A busy week in
August. I tried to talk to as many people as possible in public places. So I
went to Bat-Yam-Platz, a rather empty space. A (closed) shop bears the name
“Fruchtparadies” with an unreadable “F” which has suffered
adhesive tape during repairs. A bakery with a side-walk café serves cakes,
coffee and soft drinks. I met many friendly grey-haired people there like the
gentleman who shared his memories of Stalingrad and the Siberian camps with
On the other side of the square are a few benches crowded with “Penner”: white Germans – mostly male – drinking beer. A few of them wanted to talk with me, most did not, but I sat there and listened to their conversations. They made not-so-funny jokes about Jews, in spite of the fact that the name Bat-Yam refers to a suburb of Tel Aviv, a city-partner of Neukölln.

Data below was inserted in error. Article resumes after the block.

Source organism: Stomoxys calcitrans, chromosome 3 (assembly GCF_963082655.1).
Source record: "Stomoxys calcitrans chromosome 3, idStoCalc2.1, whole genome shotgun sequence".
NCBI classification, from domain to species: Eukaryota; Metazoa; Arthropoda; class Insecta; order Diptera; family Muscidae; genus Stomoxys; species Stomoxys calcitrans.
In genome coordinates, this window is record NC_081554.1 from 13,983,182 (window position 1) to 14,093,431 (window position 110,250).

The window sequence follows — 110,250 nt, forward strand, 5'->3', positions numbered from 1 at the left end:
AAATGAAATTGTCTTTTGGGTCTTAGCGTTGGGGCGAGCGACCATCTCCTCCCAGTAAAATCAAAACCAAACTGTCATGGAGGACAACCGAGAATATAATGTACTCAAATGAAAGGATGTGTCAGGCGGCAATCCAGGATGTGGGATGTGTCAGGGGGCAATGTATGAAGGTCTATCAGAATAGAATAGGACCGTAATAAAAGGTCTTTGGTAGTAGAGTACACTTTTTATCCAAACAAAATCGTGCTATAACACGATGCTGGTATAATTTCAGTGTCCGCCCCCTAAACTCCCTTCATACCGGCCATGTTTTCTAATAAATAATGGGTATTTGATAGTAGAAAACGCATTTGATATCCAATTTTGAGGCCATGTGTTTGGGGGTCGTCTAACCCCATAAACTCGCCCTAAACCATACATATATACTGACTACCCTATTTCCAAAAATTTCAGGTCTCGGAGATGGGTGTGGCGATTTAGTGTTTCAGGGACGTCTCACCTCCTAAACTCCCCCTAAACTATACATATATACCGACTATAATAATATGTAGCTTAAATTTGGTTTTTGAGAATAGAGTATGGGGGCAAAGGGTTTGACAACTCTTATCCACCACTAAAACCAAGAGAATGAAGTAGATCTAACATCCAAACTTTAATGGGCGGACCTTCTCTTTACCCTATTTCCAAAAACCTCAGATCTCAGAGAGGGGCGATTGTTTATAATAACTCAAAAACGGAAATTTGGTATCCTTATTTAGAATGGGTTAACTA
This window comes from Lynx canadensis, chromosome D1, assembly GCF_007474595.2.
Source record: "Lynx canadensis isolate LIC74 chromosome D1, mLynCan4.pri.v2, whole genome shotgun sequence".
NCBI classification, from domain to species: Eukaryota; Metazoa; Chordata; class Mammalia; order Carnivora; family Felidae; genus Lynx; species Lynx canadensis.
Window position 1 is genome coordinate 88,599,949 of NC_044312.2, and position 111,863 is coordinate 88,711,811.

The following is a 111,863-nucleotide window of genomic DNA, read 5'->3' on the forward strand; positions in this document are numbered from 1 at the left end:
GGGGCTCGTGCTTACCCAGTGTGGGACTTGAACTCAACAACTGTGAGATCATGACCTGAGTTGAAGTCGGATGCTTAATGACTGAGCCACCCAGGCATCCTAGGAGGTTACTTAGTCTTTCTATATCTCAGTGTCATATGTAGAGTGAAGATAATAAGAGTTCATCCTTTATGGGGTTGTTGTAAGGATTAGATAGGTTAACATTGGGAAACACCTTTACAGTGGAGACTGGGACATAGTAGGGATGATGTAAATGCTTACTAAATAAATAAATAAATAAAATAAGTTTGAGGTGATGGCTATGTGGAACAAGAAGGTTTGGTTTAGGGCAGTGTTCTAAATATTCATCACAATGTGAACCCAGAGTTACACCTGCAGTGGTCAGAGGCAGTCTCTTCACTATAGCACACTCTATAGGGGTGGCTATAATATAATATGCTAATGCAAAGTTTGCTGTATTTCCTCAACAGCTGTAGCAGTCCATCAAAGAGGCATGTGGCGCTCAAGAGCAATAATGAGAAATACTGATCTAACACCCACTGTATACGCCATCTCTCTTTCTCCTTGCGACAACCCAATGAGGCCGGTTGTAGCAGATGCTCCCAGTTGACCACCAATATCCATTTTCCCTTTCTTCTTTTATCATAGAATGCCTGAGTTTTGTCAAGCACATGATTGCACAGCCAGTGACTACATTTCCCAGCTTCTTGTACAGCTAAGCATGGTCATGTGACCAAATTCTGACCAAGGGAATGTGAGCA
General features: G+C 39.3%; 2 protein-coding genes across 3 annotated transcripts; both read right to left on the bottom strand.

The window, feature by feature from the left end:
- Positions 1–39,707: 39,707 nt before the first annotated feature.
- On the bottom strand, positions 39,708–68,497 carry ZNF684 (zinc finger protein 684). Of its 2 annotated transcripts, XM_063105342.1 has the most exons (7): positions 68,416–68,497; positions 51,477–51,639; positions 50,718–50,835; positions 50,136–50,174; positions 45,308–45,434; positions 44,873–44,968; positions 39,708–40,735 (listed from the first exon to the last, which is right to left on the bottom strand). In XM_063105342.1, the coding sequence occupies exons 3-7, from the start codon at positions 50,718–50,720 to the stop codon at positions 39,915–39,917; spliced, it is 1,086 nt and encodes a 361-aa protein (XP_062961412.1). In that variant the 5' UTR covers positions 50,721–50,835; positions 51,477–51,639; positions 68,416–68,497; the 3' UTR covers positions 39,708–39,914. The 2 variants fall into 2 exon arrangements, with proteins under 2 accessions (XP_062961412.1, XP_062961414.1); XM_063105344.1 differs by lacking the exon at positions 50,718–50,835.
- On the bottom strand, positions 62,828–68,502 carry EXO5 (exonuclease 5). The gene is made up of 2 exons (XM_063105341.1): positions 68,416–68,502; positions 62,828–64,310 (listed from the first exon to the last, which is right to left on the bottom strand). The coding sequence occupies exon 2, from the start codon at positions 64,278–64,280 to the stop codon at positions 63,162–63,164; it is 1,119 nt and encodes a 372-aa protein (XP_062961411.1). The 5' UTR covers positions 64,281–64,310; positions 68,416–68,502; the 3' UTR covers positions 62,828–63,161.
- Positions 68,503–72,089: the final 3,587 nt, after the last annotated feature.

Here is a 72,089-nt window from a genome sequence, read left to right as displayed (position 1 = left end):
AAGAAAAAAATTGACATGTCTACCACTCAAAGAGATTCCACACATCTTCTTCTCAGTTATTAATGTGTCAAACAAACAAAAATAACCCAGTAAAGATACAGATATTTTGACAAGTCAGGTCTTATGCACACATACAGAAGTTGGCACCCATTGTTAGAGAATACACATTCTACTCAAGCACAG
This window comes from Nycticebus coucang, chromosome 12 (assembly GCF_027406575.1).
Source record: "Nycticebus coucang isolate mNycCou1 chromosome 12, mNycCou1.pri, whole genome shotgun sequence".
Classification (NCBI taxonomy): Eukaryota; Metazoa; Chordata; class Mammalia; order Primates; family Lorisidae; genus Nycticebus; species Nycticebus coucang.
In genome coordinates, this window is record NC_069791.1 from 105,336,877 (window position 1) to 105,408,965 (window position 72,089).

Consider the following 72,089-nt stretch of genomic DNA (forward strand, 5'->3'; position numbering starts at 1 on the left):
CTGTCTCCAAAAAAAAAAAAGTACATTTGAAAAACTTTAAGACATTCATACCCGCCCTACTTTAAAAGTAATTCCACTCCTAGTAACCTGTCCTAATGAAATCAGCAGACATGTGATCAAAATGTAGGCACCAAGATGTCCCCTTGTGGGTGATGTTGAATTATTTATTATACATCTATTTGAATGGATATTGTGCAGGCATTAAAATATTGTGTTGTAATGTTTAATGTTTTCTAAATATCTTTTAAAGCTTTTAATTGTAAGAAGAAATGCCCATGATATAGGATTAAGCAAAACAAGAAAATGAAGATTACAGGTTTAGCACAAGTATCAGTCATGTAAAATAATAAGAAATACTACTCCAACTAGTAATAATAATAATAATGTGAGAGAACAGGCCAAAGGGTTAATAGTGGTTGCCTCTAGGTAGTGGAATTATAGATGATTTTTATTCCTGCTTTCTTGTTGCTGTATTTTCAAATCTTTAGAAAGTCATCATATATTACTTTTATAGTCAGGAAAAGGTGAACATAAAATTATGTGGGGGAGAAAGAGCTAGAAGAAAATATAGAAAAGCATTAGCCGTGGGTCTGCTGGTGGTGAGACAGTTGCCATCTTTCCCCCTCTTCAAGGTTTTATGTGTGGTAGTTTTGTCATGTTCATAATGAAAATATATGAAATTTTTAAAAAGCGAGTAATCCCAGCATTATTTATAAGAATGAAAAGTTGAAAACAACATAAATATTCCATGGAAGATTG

Saturday the square
became full and lively. Ah, flea-market! Beautiful things, low prices too. I
bought old postcards, one stating “Heil Hitler” on it, records (Rocco
Granata, Freddy, Nat King Cole) and small Art Deco-objects.
I found a travelogue written in 1950 by Carl Maria Kaufman entitled “Allah ist grosz” and bargained the price down to one Euro. Surprisingly the trader, a man from Aleppo (Syria), did not know the book was part of his merchandise.
Sunday I made friends with two 13 year old blond boys selling secondhand items at the exit of the subway-station Lipschitzallee. One of them turned out to be a Russian, he moved to Berlin a few years ago. I asked him whether prejudices against immigrants bothered him. “No”, he said, “I have nothing against foreigners.”